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Why is this valid

public struct MyStruct
{
    public MyStruct(double value)
    {
        myField = value;
    }

    private double myField;

    public double MyProperty
    {
        get
        {
            return myField;
        }
        set
        {
            myField = value;
        }
    }
}

and this is not

public struct MyStruct
{
    public MyStruct(double value)
    {
        MyProperty = value;
    }
    public double MyProperty
    { 
        get; 
        set;
    }
}
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Are you sure it has to be a struct rather than a class? –  RickNZ Nov 30 '09 at 2:18
    
Possible duplicate: stackoverflow.com/questions/522280/… –  itowlson Nov 30 '09 at 2:20
    
This is also a possible duplicate poat: stackoverflow.com/questions/272153/… –  David Hall Nov 30 '09 at 2:22
    
possible duplicate of Automatic Properties and Structures Don't Mix? –  nawfal Jun 3 '13 at 17:58

3 Answers 3

up vote 3 down vote accepted

You need this syntax:

public struct MyStruct 
{
    public MyStruct(double value) : this()
    {
        MyProperty = value;
    }

    public double MyProperty { get; set; }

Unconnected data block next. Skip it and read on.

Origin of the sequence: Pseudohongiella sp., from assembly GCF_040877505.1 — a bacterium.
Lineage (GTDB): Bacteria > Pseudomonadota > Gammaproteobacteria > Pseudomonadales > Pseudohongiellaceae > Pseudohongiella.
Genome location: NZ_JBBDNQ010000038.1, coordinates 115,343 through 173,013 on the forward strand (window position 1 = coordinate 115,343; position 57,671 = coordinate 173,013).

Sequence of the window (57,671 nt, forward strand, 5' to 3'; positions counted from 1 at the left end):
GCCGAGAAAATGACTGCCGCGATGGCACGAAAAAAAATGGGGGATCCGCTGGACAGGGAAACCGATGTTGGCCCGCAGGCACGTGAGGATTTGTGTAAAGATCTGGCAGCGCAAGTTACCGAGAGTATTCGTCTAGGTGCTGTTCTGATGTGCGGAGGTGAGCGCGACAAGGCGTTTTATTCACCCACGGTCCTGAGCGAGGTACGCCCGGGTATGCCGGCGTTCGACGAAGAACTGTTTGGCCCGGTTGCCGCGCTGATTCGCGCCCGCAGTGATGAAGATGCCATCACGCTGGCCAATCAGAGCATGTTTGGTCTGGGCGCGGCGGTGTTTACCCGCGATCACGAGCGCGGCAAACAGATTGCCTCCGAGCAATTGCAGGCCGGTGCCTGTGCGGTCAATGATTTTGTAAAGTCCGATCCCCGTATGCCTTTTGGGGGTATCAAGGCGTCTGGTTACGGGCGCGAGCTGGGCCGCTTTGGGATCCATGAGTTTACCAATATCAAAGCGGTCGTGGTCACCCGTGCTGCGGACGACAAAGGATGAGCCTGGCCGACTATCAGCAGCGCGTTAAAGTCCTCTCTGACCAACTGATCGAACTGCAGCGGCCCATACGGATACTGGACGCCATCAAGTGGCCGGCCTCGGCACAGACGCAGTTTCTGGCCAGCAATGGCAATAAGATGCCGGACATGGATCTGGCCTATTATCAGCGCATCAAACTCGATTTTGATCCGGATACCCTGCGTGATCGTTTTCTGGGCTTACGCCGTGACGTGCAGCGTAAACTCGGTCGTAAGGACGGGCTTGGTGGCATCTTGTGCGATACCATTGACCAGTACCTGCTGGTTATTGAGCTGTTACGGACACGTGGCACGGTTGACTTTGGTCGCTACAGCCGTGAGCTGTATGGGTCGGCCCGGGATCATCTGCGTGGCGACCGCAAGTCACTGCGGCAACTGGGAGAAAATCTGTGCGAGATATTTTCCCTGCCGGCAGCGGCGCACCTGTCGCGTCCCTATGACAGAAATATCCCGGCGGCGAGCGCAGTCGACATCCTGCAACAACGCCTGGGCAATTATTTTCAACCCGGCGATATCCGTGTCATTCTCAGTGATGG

}

I got that information from the following SO post.

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Can you change your constructor to this:

public MyStruct(double value)  : this()
{
    myField = value;
}

The reason is that you cant access properties until the backing fields have been populated. By calling the default constructor the auto implemented property backing field will get populated and then you can have access to the properties. The downside is that you are now setting the property twice (once in the base constructor and once in your constructor).

If you don't need to use properties and can use fields instead then you can avoid the problems.

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you don't need the get set, if you are not going to make then do anything. They should be used for type checking. To make the secound work remove: { get; set; }

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1  
I still want the encapsulation provided by it being a property. removing the get;set; would change it to a field. –  Simon Nov 30 '09 at 2:11
    
@Euclid - This article explains why in most cases it's a good idea to use properties instead of fields: csharpindepth.com/articles/chapter8/propertiesmatter.aspx –  Daniel Schilling Nov 16 '11 at 19:39
    
@DanielSchilling: While classes should generally expose properties rather than fields, the same arguments don't apply to structures. Structs don't support inheritance, and all fields of every struct are always exposed to outside mutation (struct1 = struct2 works by mutating all fields of struct1 to match those of struct2, without accessing any code in struct1's type). Struct methods that modify this, including property setters, are quirky; much of the "mutable structs are evil" talk is really "struct property setters are evil"--exposed fields avoid those problems. –  supercat Nov 27 '12 at 22:58

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